Do you know how to make soursop juice? Or how about what soursop even is?
It’s a unique tropical fruit that’s native to the Caribbean and Central America. It’s called graviola, guanábana, guyabano, thorny mango or thorny custard apple.
Thorny custard apple is the perfect description for the soursop fruit since it looks like a large custard apple with teeny, tiny thorns everywhere (they aren’t sharp though).
Here is one soursop fruit I got from the farmers’ market.
You can see it has yellow green skin. It’s also fairly soft… and when it gets that way, it’s perfect to make soursop juice.
The juice has this refreshing, unique flavor. It’s really hard to describe. Think about mixing pineapple and berries. That’s how soursop juice tastes, but you’ll find yourself getting a slightly citrusy aftertaste.
There’s no mistaking that unique, strong flavor. I absolutely love it! Soursop juice and soursop ice cream are amazing.
How to Make Soursop Juice
1. Peel the fruit
How to peel soursop? When the fruit is ripe, the skin is very easy to peel. Just cut into the fruit and pull the skin off. It’s that simple and easy.
2. Remove the center
The pulp has this light, cottony texture. But the center is stiffer and sponge-like. You don’t want that. Cut the center out and discard it or add it to your compost bin.
3. Remove the seeds
Soursop seeds contain a compound called annonacin; which is considered a neurotoxin. In high doses, this toxin can damage your nervous system. So it’s important to remove all the seeds (but if you miss one, it’s ok, your nervous system will be fine).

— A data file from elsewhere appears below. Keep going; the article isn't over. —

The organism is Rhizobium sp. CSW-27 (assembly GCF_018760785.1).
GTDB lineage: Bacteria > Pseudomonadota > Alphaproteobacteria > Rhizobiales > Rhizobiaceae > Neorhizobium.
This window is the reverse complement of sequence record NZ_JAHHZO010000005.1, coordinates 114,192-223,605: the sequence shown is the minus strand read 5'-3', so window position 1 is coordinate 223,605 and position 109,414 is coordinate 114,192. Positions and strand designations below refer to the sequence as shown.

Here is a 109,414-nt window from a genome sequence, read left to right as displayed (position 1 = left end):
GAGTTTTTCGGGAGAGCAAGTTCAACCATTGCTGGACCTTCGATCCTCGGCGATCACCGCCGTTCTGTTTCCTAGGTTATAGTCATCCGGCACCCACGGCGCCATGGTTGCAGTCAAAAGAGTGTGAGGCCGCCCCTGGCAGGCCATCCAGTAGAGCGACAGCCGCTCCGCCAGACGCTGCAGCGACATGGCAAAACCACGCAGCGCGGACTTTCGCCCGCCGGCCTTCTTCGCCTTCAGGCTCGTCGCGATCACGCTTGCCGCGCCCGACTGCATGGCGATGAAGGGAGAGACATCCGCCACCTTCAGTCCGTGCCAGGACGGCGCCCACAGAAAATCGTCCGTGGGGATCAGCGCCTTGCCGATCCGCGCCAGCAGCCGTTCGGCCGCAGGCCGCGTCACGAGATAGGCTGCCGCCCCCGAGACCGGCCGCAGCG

The seeds are large so it’s easy to see and remove. I find it’s best to squeeze the pulp with my hands so the seeds just pop out. You can use a strainer as well with a bowl underneath to catch all the juicy goodness.
4. Blend the pulp
With all the seeds removed, add the pulp in small portions to your blender.
Blend for a couple minutes. If the pulp is too thick, add a little water (a quarter cup at a time) and continue blending.
Add more pulp and continue blending and thinning out with water.
The less water you add, the thicker and almost creamier the texture of the soursop juice. More water you will give a thinner juice.
5. Sweeten and flavor
While in the blender, add your favorite sweetener to the juice. In the Caribbean, we love using condensed milk for an even creamier consistency. I usually use half a tin of condensed milk… but sugar works too.
As for flavorings, I love using nutmeg I picked up during my Grenada trip (see the best beaches in Grenada here). A teaspoon of freshly grated nutmeg is perfect for soursop juice. You can also use cinnamon or ginger or some combination of those spices.
Oh and I love using a couple teaspoons of vanilla. That vanilla-soursop combo is heaven! It’s so yummy!
Now, let me just say (like I did in my Caribbean green seasoning post), there is no fixed soursop juice recipe. Or how to make soursop juice. Or specific flavors to add. It’s all based on what you have on-hand and what you like. That’s it! Adjust the recipe to fit your own taste buds :)!
For the drink here, I added condensed milk, vanilla, and nutmeg. That’s it!
Soursop Health Benefits
There were lab studies that found soursop extracts can kill some types of cancer cells. But there have not been any large trials that explore the anticancer benefits of soursop in humans. So no one knows yet if soursop can truly help with cancer.
I found only one clinical study from 2017. But it was incredibly small (14 volunteers) and used soursop leaf extract (tea). It did find some cancer fighting benefits of the leaf extract but the authors noted further research was required.
As for the juice, this 2019 study found it can lower the systolic and diastolic blood pressure in pre-hypertensive patients. That’s neat!
General Questions on Soursop
Soursop juice tastes like pineapple and berries mixed together with a little citrus. It’s really unique and has this amazing creamy texture.
Liked this exotic recipe? Then you should try: